Asexual reproduction is a type of reproduction that does not involve the fusion of gametes or change in the number of chromosomes. The offspring that arise by asexual reproduction from either unicellular or multicellular organisms inherit the full set of genes of their single parent.

It is a travesty that the modern mainstream Christians, even the Evangelicals who claim to be independent of any tradition and trace their doctrine upon the Bible alone, maintain the same paganized misinterpretation of the Jewish Scriptures. It is wrong to assume that such interpretation as proposed by the topic leads to reductio ad absurdum. That we fear such an approach is a slippery slope which will reduce the core historicity of the Gospel into symbolism, turning Jesus into a myth, like what some atheists like Robert M. Price argue. One must forgive the new-age atheists on their misunderstanding of the Bible, when the Christians themselves do not know much.

If we truly believe in the Bible alone, rather than basing our theology on some tradition of ignorant Gentiles, who were uneducated and unwise on every manner of the scripture. We should have no problem that the reference in Luke 23:44-46, is an imagery by the author to depict the significance of the death of the true light. This is very similar to the account of Matt 27:51-54. True exegesis is one that takes into account of the overall text and the literary genre. If the author meant the account as a dramatic imagery, he would not present it with a disclaimer or explanatory note within the text. We don't find any such disclaimer that says, "this is a figure of speech" within the text, yet we know of the figures of speech from the nature of the literature.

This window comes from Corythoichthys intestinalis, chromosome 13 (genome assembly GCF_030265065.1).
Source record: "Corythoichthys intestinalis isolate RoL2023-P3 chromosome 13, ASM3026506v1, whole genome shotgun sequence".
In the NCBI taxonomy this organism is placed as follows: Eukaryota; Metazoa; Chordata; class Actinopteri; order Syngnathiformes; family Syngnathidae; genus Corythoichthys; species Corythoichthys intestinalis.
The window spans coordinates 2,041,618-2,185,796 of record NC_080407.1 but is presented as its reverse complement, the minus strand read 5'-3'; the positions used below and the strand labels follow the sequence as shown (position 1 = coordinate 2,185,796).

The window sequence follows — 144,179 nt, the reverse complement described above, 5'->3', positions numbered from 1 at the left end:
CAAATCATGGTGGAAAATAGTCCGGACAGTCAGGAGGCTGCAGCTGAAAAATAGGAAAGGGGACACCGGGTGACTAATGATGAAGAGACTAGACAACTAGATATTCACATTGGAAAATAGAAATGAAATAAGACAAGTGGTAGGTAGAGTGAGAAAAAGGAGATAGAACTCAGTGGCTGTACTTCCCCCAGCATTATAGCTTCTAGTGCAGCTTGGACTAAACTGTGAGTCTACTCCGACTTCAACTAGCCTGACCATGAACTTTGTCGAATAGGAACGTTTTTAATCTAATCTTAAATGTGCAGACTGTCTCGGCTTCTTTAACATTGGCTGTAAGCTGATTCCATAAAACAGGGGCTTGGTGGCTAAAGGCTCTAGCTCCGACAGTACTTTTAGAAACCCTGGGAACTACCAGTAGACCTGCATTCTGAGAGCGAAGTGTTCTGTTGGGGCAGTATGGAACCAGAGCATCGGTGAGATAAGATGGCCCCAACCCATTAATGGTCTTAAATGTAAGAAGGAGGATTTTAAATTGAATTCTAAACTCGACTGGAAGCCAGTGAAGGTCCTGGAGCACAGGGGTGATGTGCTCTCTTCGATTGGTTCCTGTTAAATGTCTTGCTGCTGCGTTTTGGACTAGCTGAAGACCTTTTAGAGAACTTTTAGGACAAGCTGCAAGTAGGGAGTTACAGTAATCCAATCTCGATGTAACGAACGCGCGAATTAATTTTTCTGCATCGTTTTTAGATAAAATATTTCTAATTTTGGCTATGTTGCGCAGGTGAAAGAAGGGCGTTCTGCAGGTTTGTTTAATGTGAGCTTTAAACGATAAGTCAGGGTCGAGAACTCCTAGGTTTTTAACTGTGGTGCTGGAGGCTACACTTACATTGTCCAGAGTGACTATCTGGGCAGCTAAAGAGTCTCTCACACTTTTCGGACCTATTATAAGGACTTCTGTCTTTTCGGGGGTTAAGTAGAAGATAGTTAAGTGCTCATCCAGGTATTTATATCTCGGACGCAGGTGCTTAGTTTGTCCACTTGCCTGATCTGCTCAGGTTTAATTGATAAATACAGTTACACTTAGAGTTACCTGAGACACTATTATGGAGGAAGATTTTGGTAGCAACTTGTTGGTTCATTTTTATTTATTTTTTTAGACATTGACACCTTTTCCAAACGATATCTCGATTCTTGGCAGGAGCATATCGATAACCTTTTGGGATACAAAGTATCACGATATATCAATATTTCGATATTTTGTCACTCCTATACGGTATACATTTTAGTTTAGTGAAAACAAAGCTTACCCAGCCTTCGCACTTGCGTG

A modern parallel to such an imagery is the depiction of Jesus crushing a serpent in the Gethsemane, in the movie Passion of Christ, capturing the allusion to Gen 3:15. Think about various details such as the song of Mary in Luke 1:46-55; a naive man who forces the absolute documentation view upon the text would imagine that such personal thoughts and words were recorded by Luke in a revealing personal interview, perhaps, as in the Oprah Winfrey show.

People believe that divine inspiration means the God literally wrote the scripture. This ignores the true meaning of inspiration and removes the human aspect of the literature. John is not alone in using the symbolism of light of the world for Christ. The narrative of the Gospels contain many theatrical portrayals of the accounts not actually happened, but meant as an exposition of the actual events. It is for the purpose that the readers may believe. The purpose of such dramatic literary device is the forceful emphasis. It is not a modern documentary.